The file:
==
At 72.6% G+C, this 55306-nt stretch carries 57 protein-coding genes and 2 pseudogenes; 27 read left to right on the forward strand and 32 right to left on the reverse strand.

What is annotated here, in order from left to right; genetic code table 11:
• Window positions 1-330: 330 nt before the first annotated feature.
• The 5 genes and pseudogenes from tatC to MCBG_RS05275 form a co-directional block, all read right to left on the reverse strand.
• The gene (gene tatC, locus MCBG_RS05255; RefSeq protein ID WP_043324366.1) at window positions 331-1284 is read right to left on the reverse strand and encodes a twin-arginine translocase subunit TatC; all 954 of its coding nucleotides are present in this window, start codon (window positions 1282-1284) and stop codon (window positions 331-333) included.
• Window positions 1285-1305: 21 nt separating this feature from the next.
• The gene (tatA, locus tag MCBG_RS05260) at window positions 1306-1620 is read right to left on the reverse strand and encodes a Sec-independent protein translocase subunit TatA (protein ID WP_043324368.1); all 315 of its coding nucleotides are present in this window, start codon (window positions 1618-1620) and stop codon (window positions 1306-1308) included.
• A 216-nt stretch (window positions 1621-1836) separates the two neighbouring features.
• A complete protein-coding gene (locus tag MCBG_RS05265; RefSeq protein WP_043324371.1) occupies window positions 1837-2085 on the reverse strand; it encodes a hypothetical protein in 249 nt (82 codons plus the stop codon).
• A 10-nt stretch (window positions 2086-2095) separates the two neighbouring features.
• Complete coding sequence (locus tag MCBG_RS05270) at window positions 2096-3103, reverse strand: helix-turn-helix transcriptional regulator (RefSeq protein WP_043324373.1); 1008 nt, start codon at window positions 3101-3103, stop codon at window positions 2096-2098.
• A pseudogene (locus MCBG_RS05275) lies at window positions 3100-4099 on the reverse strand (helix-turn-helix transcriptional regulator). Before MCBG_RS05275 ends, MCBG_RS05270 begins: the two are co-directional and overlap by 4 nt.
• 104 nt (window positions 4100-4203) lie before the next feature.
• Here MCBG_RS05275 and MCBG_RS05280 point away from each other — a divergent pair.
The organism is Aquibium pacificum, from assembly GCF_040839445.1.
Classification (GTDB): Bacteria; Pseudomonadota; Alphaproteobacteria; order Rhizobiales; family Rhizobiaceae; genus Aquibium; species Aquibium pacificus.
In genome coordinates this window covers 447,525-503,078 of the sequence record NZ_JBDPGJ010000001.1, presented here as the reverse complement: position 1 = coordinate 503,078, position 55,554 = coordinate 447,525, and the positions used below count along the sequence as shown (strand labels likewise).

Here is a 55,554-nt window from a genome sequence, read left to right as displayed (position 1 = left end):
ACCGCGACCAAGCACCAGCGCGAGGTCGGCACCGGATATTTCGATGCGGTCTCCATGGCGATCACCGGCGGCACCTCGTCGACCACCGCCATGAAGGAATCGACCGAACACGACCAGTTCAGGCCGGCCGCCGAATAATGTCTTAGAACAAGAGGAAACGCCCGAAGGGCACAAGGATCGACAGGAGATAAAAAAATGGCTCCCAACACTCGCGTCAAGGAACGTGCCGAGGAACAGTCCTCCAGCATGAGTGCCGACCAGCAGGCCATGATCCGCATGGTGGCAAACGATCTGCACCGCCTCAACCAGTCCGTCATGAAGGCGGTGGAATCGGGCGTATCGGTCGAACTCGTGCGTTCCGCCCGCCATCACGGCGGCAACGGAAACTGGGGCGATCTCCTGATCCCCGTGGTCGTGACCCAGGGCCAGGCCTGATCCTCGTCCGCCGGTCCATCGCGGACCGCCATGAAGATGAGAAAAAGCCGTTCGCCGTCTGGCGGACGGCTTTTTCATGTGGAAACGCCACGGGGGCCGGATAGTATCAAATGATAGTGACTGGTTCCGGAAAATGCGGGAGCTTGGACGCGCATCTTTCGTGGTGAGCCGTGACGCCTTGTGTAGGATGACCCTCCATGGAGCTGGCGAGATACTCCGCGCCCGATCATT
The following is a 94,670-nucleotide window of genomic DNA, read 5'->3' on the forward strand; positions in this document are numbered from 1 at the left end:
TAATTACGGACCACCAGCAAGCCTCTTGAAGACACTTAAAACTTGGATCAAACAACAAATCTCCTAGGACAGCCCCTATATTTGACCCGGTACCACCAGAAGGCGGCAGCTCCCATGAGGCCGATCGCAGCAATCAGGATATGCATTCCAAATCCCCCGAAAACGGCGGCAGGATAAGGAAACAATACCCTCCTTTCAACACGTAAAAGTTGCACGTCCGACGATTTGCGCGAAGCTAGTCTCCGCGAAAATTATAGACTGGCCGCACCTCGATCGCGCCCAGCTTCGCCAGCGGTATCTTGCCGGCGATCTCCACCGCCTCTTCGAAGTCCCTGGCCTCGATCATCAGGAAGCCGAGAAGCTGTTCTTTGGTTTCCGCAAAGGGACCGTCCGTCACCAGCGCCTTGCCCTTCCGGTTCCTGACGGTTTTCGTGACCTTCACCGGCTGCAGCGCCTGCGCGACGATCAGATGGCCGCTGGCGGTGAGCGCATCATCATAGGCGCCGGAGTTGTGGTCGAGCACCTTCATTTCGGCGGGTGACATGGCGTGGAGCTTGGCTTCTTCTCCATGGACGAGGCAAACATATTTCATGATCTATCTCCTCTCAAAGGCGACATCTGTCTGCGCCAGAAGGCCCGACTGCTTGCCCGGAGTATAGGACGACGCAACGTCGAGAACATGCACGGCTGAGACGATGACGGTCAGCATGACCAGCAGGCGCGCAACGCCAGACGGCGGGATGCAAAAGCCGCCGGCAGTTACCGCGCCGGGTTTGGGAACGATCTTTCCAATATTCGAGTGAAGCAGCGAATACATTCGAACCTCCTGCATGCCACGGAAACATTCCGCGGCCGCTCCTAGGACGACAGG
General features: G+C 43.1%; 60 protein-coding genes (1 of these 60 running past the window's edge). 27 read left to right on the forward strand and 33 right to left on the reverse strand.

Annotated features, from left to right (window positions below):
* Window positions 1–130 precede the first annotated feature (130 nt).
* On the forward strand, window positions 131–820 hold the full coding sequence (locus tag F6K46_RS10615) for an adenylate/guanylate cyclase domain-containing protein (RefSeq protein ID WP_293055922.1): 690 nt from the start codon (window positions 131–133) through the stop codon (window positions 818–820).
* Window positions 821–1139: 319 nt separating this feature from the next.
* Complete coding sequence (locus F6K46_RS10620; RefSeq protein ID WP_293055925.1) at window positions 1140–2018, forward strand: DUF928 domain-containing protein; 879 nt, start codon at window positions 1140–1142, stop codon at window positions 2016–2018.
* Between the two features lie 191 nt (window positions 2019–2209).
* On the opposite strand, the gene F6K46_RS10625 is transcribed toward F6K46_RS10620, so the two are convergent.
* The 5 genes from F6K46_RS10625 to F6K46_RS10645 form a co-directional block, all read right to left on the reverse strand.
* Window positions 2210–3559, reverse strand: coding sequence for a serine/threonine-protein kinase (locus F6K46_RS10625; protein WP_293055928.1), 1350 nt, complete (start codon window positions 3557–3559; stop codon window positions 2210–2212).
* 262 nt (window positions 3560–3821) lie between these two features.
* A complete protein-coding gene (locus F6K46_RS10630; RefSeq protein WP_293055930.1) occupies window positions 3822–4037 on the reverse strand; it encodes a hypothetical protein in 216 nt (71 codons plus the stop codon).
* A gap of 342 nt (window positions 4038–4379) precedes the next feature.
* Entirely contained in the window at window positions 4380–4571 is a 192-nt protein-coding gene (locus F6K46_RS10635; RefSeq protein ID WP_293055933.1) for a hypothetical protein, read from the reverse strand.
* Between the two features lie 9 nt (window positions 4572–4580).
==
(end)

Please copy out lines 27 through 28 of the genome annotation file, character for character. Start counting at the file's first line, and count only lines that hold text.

* Complete coding sequence (locus F6K46_RS10620; RefSeq protein ID WP_293055925.1) at window positions 1140–2018, forward strand: DUF928 domain-containing protein; 879 nt, start codon at window positions 1140–1142, stop codon at window positions 2016–2018.
* Between the two features lie 191 nt (window positions 2019–2209).